LOS ANGELES (CN) – “Happy Days” producer William Bickley sued a childhood friend, who became his business manager, for $6 million.
Bickley, Bickley/Warren Productions, and Bickley Productions sued Kenneth Cleveland, Cleveland and Associates and Recome Financial, in Superior Court.
Bickley demands $6 million for breach of contract, breach of fiduciary duty, fraud, conversion and unjust enrichment.
Bickley and Cleveland were “lifelong” friends, and had known each other for decades when Bickley discovered his old friend had been fleecing him for 20 of the 23 years Cleveland was in charge of his finances, Bickley says in the lawsuit.
Bickley says in the complaint that he chanced upon the fraud in late 2010, after his wife Melanie reviewed his finances as he became semi-retired.
Among other things, she discovered that Bickley’s credit score was low because of unpaid bills, and that Cleveland had lied about a $1 million interest free loan, which the couple thought was an amortized loan, according to the complaint.
After confronting Cleveland at a November 2010 meeting, Bickley says, he uncovered more details. He claims he learned his manager had failed to pay his taxes or file his returns, and there were corresponding IRS tax liens under his name.
Though there was a $37,500 annual limit on Cleveland’s manager fee, he had been paying himself $100,000 a year, Bickley says in the complaint.
But worse was to come. At the November 2010 meeting, Cleveland “became defensive and angry and suddenly blurted out that William and Melanie were virtually without money and only have enough cash to pay their bills for two more months. William and Melanie were shocked and dumbfounded by Cleveland’s revelations,” the lawsuit states.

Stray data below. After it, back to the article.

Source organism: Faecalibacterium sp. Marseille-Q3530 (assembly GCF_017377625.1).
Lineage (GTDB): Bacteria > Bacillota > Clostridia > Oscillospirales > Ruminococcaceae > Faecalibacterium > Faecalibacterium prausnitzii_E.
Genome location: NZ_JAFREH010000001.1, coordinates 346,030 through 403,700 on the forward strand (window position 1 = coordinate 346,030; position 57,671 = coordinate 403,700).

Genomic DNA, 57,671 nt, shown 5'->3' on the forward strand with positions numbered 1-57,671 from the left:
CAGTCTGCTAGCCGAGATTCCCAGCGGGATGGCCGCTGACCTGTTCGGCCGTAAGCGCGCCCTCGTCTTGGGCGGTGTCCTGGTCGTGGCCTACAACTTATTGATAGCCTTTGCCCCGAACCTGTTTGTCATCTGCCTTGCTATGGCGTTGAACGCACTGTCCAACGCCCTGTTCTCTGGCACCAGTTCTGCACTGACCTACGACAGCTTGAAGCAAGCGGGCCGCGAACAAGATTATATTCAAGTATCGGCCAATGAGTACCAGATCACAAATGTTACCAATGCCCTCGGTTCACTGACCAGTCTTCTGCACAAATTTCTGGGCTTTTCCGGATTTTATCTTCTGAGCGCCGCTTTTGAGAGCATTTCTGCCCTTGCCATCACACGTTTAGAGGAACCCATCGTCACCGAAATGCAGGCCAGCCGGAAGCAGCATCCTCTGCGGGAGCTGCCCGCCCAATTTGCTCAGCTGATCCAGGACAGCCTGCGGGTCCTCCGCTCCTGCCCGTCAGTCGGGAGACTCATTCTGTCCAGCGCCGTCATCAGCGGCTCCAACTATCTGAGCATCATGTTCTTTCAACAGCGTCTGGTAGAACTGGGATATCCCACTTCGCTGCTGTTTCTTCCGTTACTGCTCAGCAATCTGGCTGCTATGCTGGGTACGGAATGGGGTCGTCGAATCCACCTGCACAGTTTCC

Bickley claims that Cleveland’s revelation was “particularly shocking and surprising” because just weeks before Cleveland had told him that if he wanted to, he could buy a luxury car.
Investigation showed that Cleveland had opened several bank accounts under Bickley’s name, and placed money belonging to Bickley and his companies into Recome, the complaint states.
After Cleveland refused to hand over the couple’s financial records, the Bickleys drove to Cleveland’s office in early 2011 and discovered 60 boxes of their files “stacked wall to wall” in the manager’s offices, the complaint states. The Bickleys say they promptly moved those files into their car.
“After obtaining possession of plaintiffs’ records from Cleveland’s office, William and Melanie discovered copies of checks which Cleveland had written over a period of almost 20 years from William’s, BWP’s, [Bickley/Warren Productions] and/or BP’s [Bickley Productions] accounts to himself which totaled approximately $6 million dollars,” the lawsuit says.
It adds: “Cleveland has either dissipated or secreted to said funds based, inter alia, on the fact that Cleveland represented to a Los Angeles County Sheriff’s Department detective investigating Cleveland’s embezzlement of plaintiffs’ funds that he (Cleveland) ‘has no money’ and has a first, second, and third deed of trust encumbering his residence.”
Bickley claims that Cleveland siphoned off more money “in an amount presently unknown” by writing checks from Bickley’s bank, retirement and investment accounts, or withdrawing funds from Recome.
Cleveland, who managed several other sports and entertainment clients, lost his status as a certified public accountant in 2009, according to the lawsuit. It claims that Cleveland’s investment adviser license was revoked in 2005. Bickley claims he learned of those black marks in 2011.
Bickley has worked in television as a creator, producer and writer. His credits include “Happy Days,” “Perfect Strangers,” “The Love Boat,” “Family Matters” and “Step By Step.”
He demands an accounting, a constructive trust, and $6 million in damages.
He is represented by Roger Golden of Calabasas.
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